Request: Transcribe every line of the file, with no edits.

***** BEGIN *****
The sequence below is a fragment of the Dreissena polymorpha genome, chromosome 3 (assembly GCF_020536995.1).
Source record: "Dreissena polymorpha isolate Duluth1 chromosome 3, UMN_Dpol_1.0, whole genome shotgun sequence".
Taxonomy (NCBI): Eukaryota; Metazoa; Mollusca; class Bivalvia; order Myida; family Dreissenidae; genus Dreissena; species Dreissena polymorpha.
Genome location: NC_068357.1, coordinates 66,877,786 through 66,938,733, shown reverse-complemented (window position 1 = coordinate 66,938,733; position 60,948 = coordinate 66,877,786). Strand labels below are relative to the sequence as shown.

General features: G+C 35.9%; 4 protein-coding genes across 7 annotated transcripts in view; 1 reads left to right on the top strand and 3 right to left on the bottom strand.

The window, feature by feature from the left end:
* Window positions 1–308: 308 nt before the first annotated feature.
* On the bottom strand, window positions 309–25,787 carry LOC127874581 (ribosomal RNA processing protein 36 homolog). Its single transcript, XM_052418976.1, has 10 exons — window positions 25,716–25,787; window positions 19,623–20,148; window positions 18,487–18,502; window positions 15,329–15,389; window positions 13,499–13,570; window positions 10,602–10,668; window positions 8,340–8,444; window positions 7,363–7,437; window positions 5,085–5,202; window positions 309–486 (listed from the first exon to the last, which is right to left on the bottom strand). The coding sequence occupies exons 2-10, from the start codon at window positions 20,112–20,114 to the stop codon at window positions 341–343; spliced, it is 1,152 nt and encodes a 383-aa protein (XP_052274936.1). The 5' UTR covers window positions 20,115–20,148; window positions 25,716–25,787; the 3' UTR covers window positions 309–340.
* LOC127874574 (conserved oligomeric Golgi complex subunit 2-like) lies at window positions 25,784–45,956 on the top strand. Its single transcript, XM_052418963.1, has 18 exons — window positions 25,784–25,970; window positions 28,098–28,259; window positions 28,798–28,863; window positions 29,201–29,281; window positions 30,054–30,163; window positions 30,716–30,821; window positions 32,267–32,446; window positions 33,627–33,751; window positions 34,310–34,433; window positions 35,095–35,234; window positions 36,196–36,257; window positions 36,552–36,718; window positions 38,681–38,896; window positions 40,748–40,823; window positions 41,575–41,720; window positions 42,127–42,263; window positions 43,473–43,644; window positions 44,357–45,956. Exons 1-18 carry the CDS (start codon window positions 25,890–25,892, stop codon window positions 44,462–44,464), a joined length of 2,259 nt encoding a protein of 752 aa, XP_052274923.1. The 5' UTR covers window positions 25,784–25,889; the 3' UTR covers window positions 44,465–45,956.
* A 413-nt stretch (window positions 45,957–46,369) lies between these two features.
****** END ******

The sequence below is a fragment of the Dreissena polymorpha genome, chromosome 3 (assembly GCF_020536995.1).
Source record: "Dreissena polymorpha isolate Duluth1 chromosome 3, UMN_Dpol_1.0, whole genome shotgun sequence".
Taxonomy (NCBI): Eukaryota; Metazoa; Mollusca; class Bivalvia; order Myida; family Dreissenidae; genus Dreissena; species Dreissena polymorpha.
Genome location: NC_068357.1, coordinates 66,877,786 through 66,938,733, shown reverse-complemented (window position 1 = coordinate 66,938,733; position 60,948 = coordinate 66,877,786). Strand labels below are relative to the sequence as shown.

General features: G+C 35.9%; 4 protein-coding genes across 7 annotated transcripts in view; 1 reads left to right on the top strand and 3 right to left on the bottom strand.

The window, feature by feature from the left end:
* Window positions 1–308: 308 nt before the first annotated feature.
* On the bottom strand, window positions 309–25,787 carry LOC127874581 (ribosomal RNA processing protein 36 homolog). Its single transcript, XM_052418976.1, has 10 exons — window positions 25,716–25,787; window positions 19,623–20,148; window positions 18,487–18,502; window positions 15,329–15,389; window positions 13,499–13,570; window positions 10,602–10,668; window positions 8,340–8,444; window positions 7,363–7,437; window positions 5,085–5,202; window positions 309–486 (listed from the first exon to the last, which is right to left on the bottom strand). The coding sequence occupies exons 2-10, from the start codon at window positions 20,112–20,114 to the stop codon at window positions 341–343; spliced, it is 1,152 nt and encodes a 383-aa protein (XP_052274936.1). The 5' UTR covers window positions 20,115–20,148; window positions 25,716–25,787; the 3' UTR covers window positions 309–340.
* LOC127874574 (conserved oligomeric Golgi complex subunit 2-like) lies at window positions 25,784–45,956 on the top strand. Its single transcript, XM_052418963.1, has 18 exons — window positions 25,784–25,970; window positions 28,098–28,259; window positions 28,798–28,863; window positions 29,201–29,281; window positions 30,054–30,163; window positions 30,716–30,821; window positions 32,267–32,446; window positions 33,627–33,751; window positions 34,310–34,433; window positions 35,095–35,234; window positions 36,196–36,257; window positions 36,552–36,718; window positions 38,681–38,896; window positions 40,748–40,823; window positions 41,575–41,720; window positions 42,127–42,263; window positions 43,473–43,644; window positions 44,357–45,956. Exons 1-18 carry the CDS (start codon window positions 25,890–25,892, stop codon window positions 44,462–44,464), a joined length of 2,259 nt encoding a protein of 752 aa, XP_052274923.1. The 5' UTR covers window positions 25,784–25,889; the 3' UTR covers window positions 44,465–45,956.
* A 413-nt stretch (window positions 45,957–46,369) lies between these two features.